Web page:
Question: A vaccine for COVID-19

All we hear these days is that there is a vaccine coming for the novel coronavirus. I think it’s wonderful and necessary for scientists to be working on a vaccine, but rushing the process could prove dangerous for the next generation.

It takes years to create vaccines, 10-15 years on average (https://www.ifpma.org/wp-content/uploads/2019/07/IFPMA-ComplexJourney-2019_FINAL.pdf). The standard procedure requires years to study their effects in the lab before even moving trials to humans. We are planning on having a vaccine for a virus that is not yet a year old, and we are trying it first on the most vulnerable in our society. Does that seem like a good idea?

Seniors, people of color, the economically poor, and those with preexisting conditions will be first to get the vaccine. Are these people in the clinical trials? An article from UC Health stated that some vulnerable populations will be in their trials, which I am thankful for (https://www.uchealth.com/press-releases/clinical-trial-for-covid-19-vaccine/). But how extensive will trials be before subjecting these populations to the vaccine?

I believe I am more skeptical because of the Tuskegee Study. In the years between 1932 and the early 1970s, African American males were placed in a study to track the long-term effects of syphilis in the body (https://www.cdc.gov/tuskegee/index.html). The problem with the study was that the men did not know that they were being used in the experiment. They were simply lab rats for the United States public health system. Most participants—individuals from an already oppressed and marginalized population—were exploited until their death with only the promise of free medical appointments and meals.

When we rush, we often make major mistakes even when our intentions are good. And we often look to those most vulnerable to carry the risk. As much as we want an answer to COVID-19 and to get back to our lives as usual, the most defenseless in our population should not be the first to test the vaccine on a large scale. The most vulnerable should remain in isolation as much as they can, as we all practice social distancing, wear masks, and maintain the social bubbles of those at risk. We should prepare safe spaces for them to gather and navigate our society. They deserve that kind of care.

Each of us should be prepared to do our part in the years before widespread inoculation to COVID-19. If wearing masks and social distancing helps slow the virus (whose lasting effects we have yet to learn), would it not be safer for all to continue these practices? Consider your loved ones. Consider the next generation. What if this vaccine works in the short run but over time causes other health issues? We need to not push for a vaccine fast, but a vaccine that will tackle this and many other coronaviruses if possible.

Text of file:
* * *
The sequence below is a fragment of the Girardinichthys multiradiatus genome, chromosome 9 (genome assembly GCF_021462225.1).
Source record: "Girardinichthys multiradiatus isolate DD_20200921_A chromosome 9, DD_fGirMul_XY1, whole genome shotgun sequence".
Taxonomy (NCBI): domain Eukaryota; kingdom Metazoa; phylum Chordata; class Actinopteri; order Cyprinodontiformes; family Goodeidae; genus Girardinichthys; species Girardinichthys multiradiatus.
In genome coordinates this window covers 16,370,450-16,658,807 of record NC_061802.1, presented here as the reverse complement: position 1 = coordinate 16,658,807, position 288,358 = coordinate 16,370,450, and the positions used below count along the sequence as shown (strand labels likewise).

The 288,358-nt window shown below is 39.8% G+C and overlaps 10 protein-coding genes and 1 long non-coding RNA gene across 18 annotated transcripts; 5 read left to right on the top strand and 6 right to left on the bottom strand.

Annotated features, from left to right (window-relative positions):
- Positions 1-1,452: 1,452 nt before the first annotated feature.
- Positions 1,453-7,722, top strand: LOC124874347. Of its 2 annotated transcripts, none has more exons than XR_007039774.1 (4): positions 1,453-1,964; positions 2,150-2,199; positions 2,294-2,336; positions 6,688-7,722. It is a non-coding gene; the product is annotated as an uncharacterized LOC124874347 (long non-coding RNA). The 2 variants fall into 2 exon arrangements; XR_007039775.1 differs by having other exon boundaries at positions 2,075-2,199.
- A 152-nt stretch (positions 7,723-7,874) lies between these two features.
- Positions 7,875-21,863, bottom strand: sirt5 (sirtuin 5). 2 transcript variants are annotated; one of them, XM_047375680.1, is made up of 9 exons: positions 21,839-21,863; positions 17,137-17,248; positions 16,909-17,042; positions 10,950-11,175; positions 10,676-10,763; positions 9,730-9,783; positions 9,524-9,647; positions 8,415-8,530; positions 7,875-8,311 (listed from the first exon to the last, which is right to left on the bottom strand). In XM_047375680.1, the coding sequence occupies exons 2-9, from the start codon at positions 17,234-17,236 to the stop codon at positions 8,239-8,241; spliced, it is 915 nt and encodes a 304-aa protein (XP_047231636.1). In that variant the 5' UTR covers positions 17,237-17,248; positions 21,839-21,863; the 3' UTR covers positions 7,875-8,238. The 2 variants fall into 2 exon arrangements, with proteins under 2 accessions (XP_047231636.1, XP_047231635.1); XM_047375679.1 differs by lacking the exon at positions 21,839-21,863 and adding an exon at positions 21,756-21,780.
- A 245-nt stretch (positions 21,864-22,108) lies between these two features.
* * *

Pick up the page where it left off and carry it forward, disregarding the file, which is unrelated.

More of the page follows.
Some people are willing to be the subjects of vaccine testing. I thank God for those who risk their health as an act of service to humankind, for the betterment of all. But a human subject of such an experiment should be fully aware of one’s choice and reasoning for doing so. No one should do this out of fear or ignorance. We will need people from all walks of life to help ensure that our world is better prepared for the next pandemic, but they should do so only in freedom and through well-informed decisions. The vulnerable must be protected and treated with the dignity they deserve.

Coffee and Conversation

Two weeks ago, women from Emmaus Road and Fairhaven Mennonite Churches gathered on Saturday morning at the Berne Dinner in Berne, IN for fellowship and conversation. The thirteen women, with ages ranging from their 30 to 90-years-old, spent two hours discussing issues facing our children and the churches response. Cyneatha Millsaps, MW USA executive director, led the conversation with concerns of young white males and the messages they are receiving about themselves and how those messages could shape their futures. Cyneatha spoke as an African-American mother who has seen the results of young black males living into negative and disparaging words describing their character. Cyneatha has been warning the church and leaders who seek to bring about a just racial and equitable society to be mindful of how we invite our young people into the conversations. As the conversation deepened, women who work in the local schools shared their concerns for this issue as well. Educators spoke about the levels and numbers of young people dealing with depression, thoughts of suicide, domestic violence, etc. Issues like these and a growing poverty rates demand a response from the church. If you would like to host a coffee and conversation in your area with Cyneatha Millsaps or other leaders of Mennonite Women USA, please contact Cyneatha at 316-281-4395 or the MW offices at 316-281-4396.

Celebrate by Cyneatha Millsaps